A very unusual antique French aneroid barometer clock by Bourdon & Richard, Paris, No 539.
Barometer clock constructed principally in brass and having 4½” stepped printed enamel dial by Bastet, marked with standard meteorological terms 'Stormy,' 'Much Rain,' 'Rain,' 'Change,' 'Fair,' 'Set Fair' and 'Very Dry,' barometric scale calibrated in inches of mercury with a range from 28-31, divided to 20ths of an inch. The dial bottom bearing the legend 'Metallic Barometer' and twin medallions: to the left, 'World Medal Exhibition 1849, E.Bourdon and Richard’s Patent Paris,' to the right 'Universal Exhibition London 1851, Council Medal.' Blued steel pointer. Port with winding square set beneath a swing-open bezel with heavy bevelled glass and gilt brass telltale. Heavy drum form case with extension and suspension ring, the verso with bevelled glass removable push-fit cover.
The compensated Bourdon movement with 4” diameter semi-circular elliptical section pressure sensing body acting on levers and a rack, with push-and-turn setting system, the backplate struck with movement no. '18952.' The 8-day clock with good quality platform escapement and going barrel, backplate struck with serial no. '539,' inset roman chapter ring, lacquered brass reflector ring, blued steel spade hands.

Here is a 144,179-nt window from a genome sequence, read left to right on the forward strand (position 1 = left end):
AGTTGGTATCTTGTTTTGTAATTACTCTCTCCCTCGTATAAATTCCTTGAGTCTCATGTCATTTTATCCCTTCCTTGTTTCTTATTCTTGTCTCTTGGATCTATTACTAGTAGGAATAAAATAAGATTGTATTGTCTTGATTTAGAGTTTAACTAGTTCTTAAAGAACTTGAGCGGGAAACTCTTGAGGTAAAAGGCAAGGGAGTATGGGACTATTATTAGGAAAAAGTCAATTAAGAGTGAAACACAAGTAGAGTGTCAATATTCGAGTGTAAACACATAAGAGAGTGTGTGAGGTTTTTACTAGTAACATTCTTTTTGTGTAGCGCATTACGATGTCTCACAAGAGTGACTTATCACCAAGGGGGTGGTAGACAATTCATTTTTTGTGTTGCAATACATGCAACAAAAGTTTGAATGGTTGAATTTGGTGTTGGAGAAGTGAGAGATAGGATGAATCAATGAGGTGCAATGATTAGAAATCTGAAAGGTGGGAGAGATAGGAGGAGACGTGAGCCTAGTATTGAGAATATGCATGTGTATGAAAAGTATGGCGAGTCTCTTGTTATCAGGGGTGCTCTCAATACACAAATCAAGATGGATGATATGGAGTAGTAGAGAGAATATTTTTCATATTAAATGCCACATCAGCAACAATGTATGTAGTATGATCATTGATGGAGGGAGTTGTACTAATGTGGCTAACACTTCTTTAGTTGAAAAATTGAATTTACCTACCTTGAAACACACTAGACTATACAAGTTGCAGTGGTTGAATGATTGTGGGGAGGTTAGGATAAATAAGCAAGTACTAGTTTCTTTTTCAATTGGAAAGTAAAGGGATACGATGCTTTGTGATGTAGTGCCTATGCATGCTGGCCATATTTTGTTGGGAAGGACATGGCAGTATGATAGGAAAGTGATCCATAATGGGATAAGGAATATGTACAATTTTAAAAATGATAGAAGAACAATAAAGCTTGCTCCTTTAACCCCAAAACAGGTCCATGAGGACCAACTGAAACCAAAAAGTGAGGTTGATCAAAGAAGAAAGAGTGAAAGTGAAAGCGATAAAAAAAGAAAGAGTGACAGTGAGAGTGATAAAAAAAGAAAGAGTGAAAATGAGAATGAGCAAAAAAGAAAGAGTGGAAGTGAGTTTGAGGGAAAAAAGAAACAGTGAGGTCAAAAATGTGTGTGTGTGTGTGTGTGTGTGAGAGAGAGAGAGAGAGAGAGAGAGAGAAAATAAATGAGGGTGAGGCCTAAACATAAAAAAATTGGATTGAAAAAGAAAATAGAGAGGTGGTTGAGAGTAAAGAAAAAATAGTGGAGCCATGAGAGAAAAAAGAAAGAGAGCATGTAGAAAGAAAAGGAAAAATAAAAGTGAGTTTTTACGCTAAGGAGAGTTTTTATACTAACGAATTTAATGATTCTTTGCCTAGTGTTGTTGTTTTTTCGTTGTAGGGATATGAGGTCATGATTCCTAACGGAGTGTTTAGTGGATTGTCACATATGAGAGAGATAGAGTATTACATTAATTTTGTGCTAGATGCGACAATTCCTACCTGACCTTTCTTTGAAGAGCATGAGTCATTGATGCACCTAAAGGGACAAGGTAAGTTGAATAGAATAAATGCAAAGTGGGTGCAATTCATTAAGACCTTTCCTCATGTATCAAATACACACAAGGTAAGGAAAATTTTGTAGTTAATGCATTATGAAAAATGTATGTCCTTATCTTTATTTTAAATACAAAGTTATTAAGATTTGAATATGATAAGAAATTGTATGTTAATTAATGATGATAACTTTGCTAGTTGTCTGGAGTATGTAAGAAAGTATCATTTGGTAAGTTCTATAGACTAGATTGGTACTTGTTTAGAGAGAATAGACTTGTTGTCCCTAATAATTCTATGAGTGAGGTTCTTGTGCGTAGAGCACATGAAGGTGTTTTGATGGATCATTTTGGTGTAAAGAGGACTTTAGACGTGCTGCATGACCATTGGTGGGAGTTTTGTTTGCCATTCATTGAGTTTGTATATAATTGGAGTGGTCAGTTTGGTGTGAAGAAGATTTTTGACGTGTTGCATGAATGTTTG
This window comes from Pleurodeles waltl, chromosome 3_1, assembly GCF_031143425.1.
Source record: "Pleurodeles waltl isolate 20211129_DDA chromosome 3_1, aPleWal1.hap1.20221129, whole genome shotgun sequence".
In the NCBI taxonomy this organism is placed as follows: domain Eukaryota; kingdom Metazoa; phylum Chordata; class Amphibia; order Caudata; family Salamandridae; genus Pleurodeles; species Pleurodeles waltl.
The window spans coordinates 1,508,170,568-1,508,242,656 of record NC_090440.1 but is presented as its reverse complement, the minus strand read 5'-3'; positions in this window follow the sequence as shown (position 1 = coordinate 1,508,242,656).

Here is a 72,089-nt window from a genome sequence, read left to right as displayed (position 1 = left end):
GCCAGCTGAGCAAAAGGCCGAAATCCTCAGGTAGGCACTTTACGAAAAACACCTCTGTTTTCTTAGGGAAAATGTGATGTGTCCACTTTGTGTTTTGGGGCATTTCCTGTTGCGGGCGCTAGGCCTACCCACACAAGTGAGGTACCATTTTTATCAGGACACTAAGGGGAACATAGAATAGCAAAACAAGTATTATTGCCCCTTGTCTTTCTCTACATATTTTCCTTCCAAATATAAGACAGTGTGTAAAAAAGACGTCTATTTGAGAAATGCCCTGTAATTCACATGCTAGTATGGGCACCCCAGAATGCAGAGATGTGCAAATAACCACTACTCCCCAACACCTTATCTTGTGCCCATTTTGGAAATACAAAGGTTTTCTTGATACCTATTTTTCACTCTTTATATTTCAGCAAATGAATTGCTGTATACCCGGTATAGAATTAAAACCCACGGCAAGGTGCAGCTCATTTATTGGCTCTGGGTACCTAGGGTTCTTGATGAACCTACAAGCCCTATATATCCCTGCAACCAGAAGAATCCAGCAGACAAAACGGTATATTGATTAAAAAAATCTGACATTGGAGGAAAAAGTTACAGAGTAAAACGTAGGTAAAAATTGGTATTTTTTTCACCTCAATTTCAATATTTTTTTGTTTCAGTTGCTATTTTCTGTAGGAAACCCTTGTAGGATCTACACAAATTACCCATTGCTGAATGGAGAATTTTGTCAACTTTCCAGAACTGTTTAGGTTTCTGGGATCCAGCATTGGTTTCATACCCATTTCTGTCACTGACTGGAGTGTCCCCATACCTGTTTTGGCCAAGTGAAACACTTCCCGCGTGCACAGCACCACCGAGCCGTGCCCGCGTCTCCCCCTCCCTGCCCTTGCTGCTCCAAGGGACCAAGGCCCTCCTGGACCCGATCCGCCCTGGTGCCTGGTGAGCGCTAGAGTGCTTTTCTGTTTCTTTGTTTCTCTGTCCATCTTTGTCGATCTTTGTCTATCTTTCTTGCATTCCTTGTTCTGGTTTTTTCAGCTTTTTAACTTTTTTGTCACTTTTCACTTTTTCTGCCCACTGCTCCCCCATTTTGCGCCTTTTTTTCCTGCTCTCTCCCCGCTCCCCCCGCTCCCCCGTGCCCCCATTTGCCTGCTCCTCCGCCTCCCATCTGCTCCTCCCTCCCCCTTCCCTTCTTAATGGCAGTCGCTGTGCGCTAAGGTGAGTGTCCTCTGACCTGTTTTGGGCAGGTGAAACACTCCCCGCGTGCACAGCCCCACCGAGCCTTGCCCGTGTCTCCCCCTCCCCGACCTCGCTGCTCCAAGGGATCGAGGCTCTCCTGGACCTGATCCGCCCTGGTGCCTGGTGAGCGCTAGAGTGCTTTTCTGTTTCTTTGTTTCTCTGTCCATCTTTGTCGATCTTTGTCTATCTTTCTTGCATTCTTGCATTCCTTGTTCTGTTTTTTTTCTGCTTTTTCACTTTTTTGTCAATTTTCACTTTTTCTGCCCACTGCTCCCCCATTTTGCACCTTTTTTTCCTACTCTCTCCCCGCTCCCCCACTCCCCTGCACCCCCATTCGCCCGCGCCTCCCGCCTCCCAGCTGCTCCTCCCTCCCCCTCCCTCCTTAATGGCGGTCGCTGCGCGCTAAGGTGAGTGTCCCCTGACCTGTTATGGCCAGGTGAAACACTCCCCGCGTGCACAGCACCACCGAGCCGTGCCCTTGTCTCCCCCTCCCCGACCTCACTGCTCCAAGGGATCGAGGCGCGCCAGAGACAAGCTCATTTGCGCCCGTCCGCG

This is a very unusual instrument: these barometer clocks are very rarely encountered and usually found with a diameter of 5¾'. The barometer setting mechanism is novel indeed, and a great simplification from the standard key and interrupter found on most examples. This system allows adjustment by depressing the pointer which drives the arbour backwards through the movement plates against a flat spring, causing the pinion to disengage from the rack - the pointer may now be rotated to the desired position and released, the flat spring, mounted across the face of the cock supporting the rear of the arbour, forcing the arbour forward re-engaging the pinion with the rack.
The barometer working well, the clock running but requiring a service. The case retaining traces of its original, probably bright finish, the pointer and tell tale possible replacements, the platform with missing stud.
With only approximately 500 of these so called 'baromètre-pendule' (pendulum barometers) produced, according to Félix Richard's widow, the number of these instruments surviving in complete and essentially untouched “as found” condition are very few indeed. This is probably one of the very last and therefore the most developed of this instrument.
A truly wonderful, very original and appreciating instrument. Very much for the collector.